Switching from wood to coal

Switching from wood to coal

PostBy: Jlenc On: Mon Sep 30, 2013 7:13 pm

Hi,
My name is Joseph and I'm new to this forum. My wife and I have recently made the decision to give up the wood burner and switch to coal. The time, labor and shortages of places to gather firewood has taken its toll. To buy fire wood is insane. After doing the math it is much more economical to burn coal. Now I don't know much about coal burning and after visiting a local stove shop and almost fainting after learning the price of today's coal stoker stoves I began an exhaustive search in the classifieds and ran across this forum. I have to tell you after perusing this forum for the past couple of days I feel like I've been the benefactor of a crash college course in coal stoves and coal as fuel. It was just fate I guess that I was cruising YouTube and found William Sherrick's how to videos with the cylinder stove and parlor stoves. I am not looking to heat my whole home with the stove but just as an alternate source of heat for my rec room and a couple rooms in the back portion of the house above the rec room. Although I would be interested in a stove for heating my garage in the future also. I find myself very intrigued by the the old cylinder, Base-burner and parlor stoves of the turn of the century. The only experience I've had with coal burning stoves is when I was very young my father used hand fired coal stoves to heat the shop where he housed his vehicles and equipment from his painting business. I remember him showing me how to shake the grates and top off the fire pots but it was under his direct supervision as I was only 6-8 years old at the time. I've really enjoyed all the information from all of you and am seriously considering purchasing one of these turn of the century stoves and would appreciate any advice.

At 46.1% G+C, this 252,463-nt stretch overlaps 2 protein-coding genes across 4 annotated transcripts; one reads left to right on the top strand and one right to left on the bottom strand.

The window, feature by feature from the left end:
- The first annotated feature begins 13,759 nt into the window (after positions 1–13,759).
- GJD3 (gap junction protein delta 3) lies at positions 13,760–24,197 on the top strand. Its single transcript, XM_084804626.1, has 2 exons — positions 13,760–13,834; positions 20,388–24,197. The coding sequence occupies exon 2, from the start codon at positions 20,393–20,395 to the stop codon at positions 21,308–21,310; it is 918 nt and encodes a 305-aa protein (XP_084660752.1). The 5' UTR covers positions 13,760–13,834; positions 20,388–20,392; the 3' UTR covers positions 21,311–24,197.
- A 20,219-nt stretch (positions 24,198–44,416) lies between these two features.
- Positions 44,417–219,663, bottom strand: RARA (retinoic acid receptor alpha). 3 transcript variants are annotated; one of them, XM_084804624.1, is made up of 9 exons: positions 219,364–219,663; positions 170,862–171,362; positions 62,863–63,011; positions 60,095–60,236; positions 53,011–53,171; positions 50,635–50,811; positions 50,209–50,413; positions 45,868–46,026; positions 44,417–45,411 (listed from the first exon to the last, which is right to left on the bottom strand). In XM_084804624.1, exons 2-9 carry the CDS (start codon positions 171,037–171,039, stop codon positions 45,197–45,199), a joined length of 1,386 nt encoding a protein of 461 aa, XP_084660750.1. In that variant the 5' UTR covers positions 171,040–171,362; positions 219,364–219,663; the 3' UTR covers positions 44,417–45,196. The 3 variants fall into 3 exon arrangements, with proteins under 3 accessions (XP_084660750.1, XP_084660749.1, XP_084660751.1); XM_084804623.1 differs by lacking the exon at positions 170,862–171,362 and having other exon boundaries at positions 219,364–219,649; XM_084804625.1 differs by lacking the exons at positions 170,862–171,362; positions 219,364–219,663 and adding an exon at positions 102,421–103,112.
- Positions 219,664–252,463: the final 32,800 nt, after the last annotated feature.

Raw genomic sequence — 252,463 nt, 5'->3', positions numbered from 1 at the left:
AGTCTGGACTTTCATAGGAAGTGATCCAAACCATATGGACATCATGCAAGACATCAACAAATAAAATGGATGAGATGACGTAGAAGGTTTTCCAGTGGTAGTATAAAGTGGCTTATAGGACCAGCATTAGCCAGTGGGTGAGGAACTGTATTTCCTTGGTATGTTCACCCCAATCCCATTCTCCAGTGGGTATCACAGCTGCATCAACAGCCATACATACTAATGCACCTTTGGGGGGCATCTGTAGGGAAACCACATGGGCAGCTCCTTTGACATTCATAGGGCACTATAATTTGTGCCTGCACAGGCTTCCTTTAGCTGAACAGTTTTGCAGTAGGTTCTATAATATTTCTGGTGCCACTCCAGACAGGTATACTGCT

Thank you,
Joseph
Jlenc
 
Hand Fed Coal Stove: 270 Stewart Oak
Coal Size/Type: Nut
Stove/Furnace Model: 270 Stewart Oak

Re: Switching from wood to coal

PostBy: KLook On: Mon Sep 30, 2013 7:20 pm

Welcome to the forum! You hang right on and there will be a whole bunch of guys that love those old burners. I wish I had a space for one.

Kevin
KLook
 
Stoker Coal Boiler: Harman VF 3000
Coal Size/Type: rice, bagged, Blaschak
Stove/Furnace Make: Harman (Back In Maine)
Stove/Furnace Model: VF 3000

Re: Switching from wood to coal

PostBy: DePippo79 On: Mon Sep 30, 2013 7:25 pm

Welcome to the forum. My first year burning coal with a antique Glenwood and yes it is as easy as William shows in his videos. I'm sure the new stoves are good, but I went with the antique because it goes with the house. Although when I get the funds a coal boiler is going in. Where are you located and what exactly do you want to do. Ask your questions. Again welcome to the forum. Matt
PS: Try Barnstable Stove Shop and Stove Hospital for the antique stuff. Both have websites. Both good people. Went to the Harmon dealer when I first started researching and all they want to do is sell pellet stoves.
DePippo79
 
Baseburners & Antiques: Glenwood Oak 40, Stanley Argand No. 30, Glenwood Modern Oak 114, Stanley Argand No. 20 missing parts.
Coal Size/Type: Anthracite. Stove and nut size.
Other Heating: Oil hot water.

Visit Lehigh Anthracite

Re: Switching from wood to coal

PostBy: michaelanthony On: Mon Sep 30, 2013 7:46 pm

Welcome Joseph and wife. The only bad news is this spring you will be bummed! :P
michaelanthony
 
Hand Fed Coal Stove: Vigilant 2310, gold marc box, vogelzang pot belly coat rack
Coal Size/Type: Pea, and a little nut
Other Heating: Very cold FHA oil furnace

Re: Switching from wood to coal

PostBy: GoodProphets On: Mon Sep 30, 2013 8:06 pm

Parlor stove is on my secret wish list.

Read some more, hope you find the perfect one for your needs!
GoodProphets
 
Stoker Coal Boiler: EFM DF520
Coal Size/Type: Anthra Rice
Other Heating: 3 Fireplaces

Re: Switching from wood to coal

PostBy: Jlenc On: Mon Sep 30, 2013 8:13 pm